In the spring of 2010, my email box was inundated with writers looking for the softer side of the story of the Deepwater Horizon explosion and following oil spill disaster. These seekers of a different angle flocked to my bayou to interview my shrimping neighbors. As a wetland advocate, I wondered how I could use this man-made disaster as a platform to further the cause of education and awareness.
It became clear to me early on that most of the journalists who arrived at my door really had no clue about our culture and way of life. So, if they wanted a story about how the oil spill had impacted us, then they must humor me and allow me to educate them about this vanishing ecosystem and its people.
What these well-meaning journalists needed first was a foundational perspective from the standpoint of a population of coastal communities who were suffering yet one more blow to their way of life. As a woman who lives, works, and fishes here, I could give them that perspective, which was simply this:
This oil spill was not an isolated disaster for the people of coastal Louisiana. It was like being kicked when we were already down. And here’s why.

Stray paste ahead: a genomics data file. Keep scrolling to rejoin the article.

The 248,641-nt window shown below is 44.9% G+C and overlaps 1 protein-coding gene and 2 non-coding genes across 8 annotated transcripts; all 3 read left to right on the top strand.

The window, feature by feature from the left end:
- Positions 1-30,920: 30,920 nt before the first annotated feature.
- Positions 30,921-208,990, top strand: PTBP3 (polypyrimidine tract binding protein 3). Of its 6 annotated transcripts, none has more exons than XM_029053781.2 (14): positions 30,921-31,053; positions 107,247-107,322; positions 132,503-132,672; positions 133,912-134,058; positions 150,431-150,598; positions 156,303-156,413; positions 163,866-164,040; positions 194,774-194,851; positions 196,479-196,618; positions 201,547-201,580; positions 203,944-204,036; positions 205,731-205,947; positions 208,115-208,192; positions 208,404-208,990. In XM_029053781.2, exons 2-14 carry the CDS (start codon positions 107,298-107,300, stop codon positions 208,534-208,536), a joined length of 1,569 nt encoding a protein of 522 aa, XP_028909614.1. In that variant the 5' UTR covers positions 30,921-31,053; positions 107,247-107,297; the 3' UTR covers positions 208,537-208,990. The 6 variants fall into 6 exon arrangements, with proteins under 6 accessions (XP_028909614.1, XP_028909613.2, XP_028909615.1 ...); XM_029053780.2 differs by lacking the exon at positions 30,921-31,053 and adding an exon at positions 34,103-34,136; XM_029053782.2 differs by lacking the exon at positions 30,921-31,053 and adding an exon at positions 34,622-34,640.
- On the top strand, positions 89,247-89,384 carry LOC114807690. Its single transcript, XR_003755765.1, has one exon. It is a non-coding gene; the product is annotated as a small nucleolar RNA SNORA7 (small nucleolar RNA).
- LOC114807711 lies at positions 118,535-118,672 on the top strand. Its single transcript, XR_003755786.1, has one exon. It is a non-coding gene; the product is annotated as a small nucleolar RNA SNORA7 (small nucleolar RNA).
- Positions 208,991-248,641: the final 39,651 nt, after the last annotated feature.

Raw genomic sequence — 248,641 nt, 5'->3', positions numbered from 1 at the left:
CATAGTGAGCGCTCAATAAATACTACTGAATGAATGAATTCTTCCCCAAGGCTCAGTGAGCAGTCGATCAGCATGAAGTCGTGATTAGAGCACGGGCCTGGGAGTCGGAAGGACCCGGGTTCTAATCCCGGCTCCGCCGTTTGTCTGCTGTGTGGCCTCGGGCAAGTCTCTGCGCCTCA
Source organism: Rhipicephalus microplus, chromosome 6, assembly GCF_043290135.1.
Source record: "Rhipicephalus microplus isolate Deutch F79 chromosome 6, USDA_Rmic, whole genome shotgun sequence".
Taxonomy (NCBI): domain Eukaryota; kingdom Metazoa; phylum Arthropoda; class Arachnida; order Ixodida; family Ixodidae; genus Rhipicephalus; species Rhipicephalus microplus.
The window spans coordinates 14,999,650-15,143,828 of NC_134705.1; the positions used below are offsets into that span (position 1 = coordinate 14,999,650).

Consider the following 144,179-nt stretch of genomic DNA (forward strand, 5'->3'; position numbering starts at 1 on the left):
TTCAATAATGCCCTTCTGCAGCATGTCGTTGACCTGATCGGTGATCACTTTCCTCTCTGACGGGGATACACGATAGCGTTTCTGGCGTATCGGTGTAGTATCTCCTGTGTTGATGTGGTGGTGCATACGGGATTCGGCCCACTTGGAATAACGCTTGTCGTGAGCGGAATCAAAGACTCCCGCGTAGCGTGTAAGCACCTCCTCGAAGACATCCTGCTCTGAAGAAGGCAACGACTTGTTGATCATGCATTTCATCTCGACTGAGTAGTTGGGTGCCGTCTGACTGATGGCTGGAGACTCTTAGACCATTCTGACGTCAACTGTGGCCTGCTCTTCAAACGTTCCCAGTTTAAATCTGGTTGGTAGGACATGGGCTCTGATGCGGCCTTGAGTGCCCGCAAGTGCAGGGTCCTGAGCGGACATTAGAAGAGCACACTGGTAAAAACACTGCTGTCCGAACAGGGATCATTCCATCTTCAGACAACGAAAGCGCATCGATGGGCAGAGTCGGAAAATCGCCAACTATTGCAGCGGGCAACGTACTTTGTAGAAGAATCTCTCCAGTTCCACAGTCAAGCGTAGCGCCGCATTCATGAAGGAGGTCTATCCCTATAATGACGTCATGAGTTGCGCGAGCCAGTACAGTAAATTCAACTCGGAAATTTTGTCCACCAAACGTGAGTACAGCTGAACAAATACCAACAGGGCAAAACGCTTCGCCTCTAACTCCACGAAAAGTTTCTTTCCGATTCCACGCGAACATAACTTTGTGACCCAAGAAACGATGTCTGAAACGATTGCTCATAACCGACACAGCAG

OH BW I am SO jealous – we still have SNOW!!! AAAAHHHGGG…. last year at this time we wer planting our oats, this year we don’t even have the tractors ready because it is so friggin cold!!! LOL I love honeysuckle and those are beautiful – mine are red and yellow and the humming birds LOVE LOVE LOVE them. 🙂 Can you post more about your cooking, I live in Wisconsin and was COMPLETELY enthralled with the shrimp boil…
Oats? Farmer lady? Thanks for stopping by and for leaving a comment, Heidi! I love red honeysuckle, too, but someone mowed mine down–all four of them, “Uh, I didn’t know what they were.” Anyway, about the bayou cooking, did you check out the Bayou Woman Cooks for archived cooking posts? Come back soon!